Linux Foundation Executive Director Jim Zemlin is likely one of a handful of people in the world who has had a front row seat to the largest collaborative development effort in the history of computing, Linux. He understands that speed of innovation and quality of software development is dictated by forward thinkers who are working in collaboration.
That is why he was recently invited to speak at TEDx about what the technology industry has learned from Linux, and specifically its creator Linus Torvalds, and how some of those lessons can be applied to a variety of efforts and projects across geographies and disciplines.
Linux has been pretty successful and the TEDx audience was eager to learn how it has achieved such success and how they could apply some of the Linux community’s best practices to their own work. In true Zemlin style, the lessons seemed a little surprising at first but as he elaborated, the audience soon understood how Linux has become the largest shared technology resource known to man. It runs the Internet, our smartphones, televisions, the world’s high performance computing systems and eight out of 10 of the world’s stock exchanges. It’s literally the foundation for our global economy, he explained.
He attributes the success of Linux during his talk to four primary principles:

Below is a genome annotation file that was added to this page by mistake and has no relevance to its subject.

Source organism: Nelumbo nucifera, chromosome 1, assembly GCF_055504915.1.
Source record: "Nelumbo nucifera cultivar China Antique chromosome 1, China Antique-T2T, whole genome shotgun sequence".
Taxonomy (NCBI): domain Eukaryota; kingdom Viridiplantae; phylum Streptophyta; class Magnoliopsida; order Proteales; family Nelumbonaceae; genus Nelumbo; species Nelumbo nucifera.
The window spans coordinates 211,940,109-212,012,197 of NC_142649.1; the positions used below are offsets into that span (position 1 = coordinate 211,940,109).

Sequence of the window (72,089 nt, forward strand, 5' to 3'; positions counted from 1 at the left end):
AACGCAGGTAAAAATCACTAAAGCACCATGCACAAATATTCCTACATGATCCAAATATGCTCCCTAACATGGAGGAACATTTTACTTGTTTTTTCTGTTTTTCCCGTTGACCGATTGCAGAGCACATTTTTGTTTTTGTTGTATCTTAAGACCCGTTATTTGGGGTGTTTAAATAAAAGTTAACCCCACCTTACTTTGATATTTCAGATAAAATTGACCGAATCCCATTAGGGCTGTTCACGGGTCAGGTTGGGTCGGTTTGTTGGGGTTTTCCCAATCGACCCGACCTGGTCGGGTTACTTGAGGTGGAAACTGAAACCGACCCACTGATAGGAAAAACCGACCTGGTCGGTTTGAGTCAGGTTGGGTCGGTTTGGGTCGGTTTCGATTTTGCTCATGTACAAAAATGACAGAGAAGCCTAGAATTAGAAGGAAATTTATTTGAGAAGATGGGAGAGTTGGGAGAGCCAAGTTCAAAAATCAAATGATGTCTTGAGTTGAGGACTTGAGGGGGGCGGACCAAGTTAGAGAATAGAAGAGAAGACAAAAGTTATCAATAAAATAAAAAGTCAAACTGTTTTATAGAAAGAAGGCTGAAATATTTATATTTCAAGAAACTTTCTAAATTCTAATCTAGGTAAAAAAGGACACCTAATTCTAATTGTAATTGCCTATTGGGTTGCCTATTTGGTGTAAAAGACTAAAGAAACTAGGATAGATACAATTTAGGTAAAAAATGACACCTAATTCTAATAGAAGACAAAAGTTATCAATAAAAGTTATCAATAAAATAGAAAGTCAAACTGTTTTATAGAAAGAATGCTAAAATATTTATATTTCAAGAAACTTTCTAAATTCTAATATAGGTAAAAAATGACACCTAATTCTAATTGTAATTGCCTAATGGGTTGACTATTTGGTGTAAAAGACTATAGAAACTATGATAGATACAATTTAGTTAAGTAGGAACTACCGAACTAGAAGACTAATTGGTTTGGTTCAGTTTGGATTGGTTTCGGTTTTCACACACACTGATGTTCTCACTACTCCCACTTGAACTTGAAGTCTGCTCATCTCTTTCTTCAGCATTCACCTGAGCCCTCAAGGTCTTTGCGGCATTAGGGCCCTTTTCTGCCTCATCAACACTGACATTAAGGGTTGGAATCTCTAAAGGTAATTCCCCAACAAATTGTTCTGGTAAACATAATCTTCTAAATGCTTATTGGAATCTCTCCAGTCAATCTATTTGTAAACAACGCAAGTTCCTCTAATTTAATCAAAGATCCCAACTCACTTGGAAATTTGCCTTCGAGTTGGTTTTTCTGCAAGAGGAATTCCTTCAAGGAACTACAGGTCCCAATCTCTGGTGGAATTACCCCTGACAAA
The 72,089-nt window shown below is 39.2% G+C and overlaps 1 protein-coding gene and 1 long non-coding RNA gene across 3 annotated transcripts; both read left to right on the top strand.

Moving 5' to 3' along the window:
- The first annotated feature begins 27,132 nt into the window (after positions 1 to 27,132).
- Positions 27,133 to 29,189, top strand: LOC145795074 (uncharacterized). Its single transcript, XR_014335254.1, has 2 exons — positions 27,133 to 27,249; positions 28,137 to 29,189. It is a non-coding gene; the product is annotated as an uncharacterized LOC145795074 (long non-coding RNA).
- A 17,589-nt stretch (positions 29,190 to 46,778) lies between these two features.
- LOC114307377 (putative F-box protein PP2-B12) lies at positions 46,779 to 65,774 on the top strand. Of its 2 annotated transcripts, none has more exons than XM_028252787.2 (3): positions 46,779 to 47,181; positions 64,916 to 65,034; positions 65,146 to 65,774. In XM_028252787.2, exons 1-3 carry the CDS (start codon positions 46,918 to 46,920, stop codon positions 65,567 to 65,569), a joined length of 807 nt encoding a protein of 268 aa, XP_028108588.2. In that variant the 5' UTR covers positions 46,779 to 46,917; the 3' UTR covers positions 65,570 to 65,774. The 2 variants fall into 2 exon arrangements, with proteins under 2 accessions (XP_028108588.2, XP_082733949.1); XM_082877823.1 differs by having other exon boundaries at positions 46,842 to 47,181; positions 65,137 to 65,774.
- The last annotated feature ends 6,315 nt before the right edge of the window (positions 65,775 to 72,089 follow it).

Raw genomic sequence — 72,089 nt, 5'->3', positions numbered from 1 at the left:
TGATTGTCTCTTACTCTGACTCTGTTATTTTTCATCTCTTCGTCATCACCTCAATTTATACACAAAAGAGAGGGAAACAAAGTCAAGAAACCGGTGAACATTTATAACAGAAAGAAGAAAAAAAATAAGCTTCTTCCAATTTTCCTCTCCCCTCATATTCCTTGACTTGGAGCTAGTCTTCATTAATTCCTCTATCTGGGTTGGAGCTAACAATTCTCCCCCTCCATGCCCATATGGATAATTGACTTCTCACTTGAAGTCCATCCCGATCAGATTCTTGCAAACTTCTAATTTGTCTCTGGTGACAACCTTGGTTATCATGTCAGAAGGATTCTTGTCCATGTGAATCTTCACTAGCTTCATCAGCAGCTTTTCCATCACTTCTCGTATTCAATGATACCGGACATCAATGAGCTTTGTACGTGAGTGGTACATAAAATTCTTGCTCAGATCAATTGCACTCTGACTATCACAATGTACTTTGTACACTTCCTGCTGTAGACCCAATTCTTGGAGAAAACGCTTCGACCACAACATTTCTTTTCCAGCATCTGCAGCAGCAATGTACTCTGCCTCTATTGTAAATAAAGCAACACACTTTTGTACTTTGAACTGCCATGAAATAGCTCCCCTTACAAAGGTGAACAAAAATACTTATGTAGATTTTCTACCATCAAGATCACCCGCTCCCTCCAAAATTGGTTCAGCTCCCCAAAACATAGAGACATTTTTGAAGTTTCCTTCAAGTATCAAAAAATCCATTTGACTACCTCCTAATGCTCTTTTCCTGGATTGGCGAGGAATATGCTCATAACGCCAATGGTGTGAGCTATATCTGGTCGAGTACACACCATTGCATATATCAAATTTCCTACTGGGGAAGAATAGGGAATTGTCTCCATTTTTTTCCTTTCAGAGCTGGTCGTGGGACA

Don’t Dream Big
Zemlin quotes poet David Frost in his first point about not dreaming big: “Don’t aim for success if that’s what you want. Do what you love and believe in and it will follow.” This is exactly what Linus Torvalds did when he put his Linux operating system on the Internet in 1991 and said he didn’t think it would be much, just something he was doing for fun.
Give It All Away
Zemlin also makes an important point about how companies make money from software that is given away. By giving Linux away, Linus Torvalds and the entire Linux community have created more value than anyone could have imagined. Linux today is estimated to be worth more than $10B. IBM and Red Hat continue to see increasing shareholder value, while companies using largely closed development models have seen little return to their shareholders.
Zemlin says that even Apple gets the value of Linux and open source software. Inside every iPhone and iPad, there is free software. He says,” Apple knows something that many people don’t. When you stand on the shoulders of giants you can innovate at higher levels.”
Don’t Have a Plan
He goes on to explain that the plan for Linux is there is no plan and shares with the TEDx audience how self-forming communities result in faster, better collaboration. Seven changes are made to Linux every hour, 24 hours a day, because people are self-motivated and care about what they’re working on.
Don’t Be Nice
His last point is perhaps the most entertaining and provocative. Zemlin talks here about the value of flame wars, defending ideas and ridiculing code. The result? Better software. He cites a UC Berkeley study that found groups that are encouraged to debate rigorously and defend their ideas, opposed to traditional brainstorming where every idea is a good idea, come up with better ideas.
I don’t want to spoil the ending so I’ll just say that he makes the argument that the future is one where you can enrich yourself while at the same time enriching others. Check out the 18-minute talk here and share. If this TEDx Talk inspires you, let the TED team know and help us spread the word about Linux.
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